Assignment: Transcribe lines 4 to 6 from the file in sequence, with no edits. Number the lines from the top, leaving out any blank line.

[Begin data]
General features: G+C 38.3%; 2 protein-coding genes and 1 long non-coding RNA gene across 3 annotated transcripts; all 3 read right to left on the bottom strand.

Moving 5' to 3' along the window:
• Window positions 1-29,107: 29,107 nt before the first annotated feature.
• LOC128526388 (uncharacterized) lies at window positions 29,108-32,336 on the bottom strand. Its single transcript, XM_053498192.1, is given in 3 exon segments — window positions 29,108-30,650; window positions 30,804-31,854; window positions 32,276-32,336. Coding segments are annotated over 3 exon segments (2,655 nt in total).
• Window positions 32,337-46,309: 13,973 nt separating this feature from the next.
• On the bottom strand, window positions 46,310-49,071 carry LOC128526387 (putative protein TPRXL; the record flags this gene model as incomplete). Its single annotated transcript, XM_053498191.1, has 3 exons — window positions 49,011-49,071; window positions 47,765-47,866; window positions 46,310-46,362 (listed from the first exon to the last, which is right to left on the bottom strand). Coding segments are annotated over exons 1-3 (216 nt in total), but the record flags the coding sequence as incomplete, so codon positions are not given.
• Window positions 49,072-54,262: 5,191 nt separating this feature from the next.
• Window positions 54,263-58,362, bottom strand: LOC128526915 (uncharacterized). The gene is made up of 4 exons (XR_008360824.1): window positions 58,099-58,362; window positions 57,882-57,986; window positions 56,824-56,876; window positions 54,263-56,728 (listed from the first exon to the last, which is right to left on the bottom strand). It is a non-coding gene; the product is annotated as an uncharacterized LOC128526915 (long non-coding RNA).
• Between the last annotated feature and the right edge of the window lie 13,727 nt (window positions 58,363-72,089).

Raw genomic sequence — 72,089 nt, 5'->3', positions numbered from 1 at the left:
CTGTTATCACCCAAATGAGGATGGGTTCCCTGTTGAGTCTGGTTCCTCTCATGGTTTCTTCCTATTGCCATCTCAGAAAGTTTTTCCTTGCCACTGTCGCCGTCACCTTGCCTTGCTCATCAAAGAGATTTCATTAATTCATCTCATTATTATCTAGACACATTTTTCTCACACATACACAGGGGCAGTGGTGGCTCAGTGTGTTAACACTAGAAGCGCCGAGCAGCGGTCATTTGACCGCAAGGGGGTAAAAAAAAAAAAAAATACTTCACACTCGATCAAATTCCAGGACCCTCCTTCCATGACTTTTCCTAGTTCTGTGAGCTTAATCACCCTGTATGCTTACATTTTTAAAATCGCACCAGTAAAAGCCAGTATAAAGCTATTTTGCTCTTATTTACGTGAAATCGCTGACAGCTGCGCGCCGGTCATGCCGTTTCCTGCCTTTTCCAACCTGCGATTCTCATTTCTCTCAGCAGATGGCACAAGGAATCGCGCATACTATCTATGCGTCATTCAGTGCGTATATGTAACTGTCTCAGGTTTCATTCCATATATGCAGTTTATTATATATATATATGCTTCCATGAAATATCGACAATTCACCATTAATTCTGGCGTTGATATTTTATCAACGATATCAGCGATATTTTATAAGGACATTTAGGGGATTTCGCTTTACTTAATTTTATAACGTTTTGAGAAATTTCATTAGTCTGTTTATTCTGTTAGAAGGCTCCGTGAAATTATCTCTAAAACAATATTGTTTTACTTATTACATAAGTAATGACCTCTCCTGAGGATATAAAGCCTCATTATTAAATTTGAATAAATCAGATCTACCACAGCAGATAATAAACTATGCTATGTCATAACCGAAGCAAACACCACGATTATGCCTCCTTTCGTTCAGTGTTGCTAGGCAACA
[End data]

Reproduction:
• LOC128526388 (uncharacterized) lies at window positions 29,108-32,336 on the bottom strand. Its single transcript, XM_053498192.1, is given in 3 exon segments — window positions 29,108-30,650; window positions 30,804-31,854; window positions 32,276-32,336. Coding segments are annotated over 3 exon segments (2,655 nt in total).
• Window positions 32,337-46,309: 13,973 nt separating this feature from the next.
• On the bottom strand, window positions 46,310-49,071 carry LOC128526387 (putative protein TPRXL; the record flags this gene model as incomplete). Its single annotated transcript, XM_053498191.1, has 3 exons — window positions 49,011-49,071; window positions 47,765-47,866; window positions 46,310-46,362 (listed from the first exon to the last, which is right to left on the bottom strand). Coding segments are annotated over exons 1-3 (216 nt in total), but the record flags the coding sequence as incomplete, so codon positions are not given.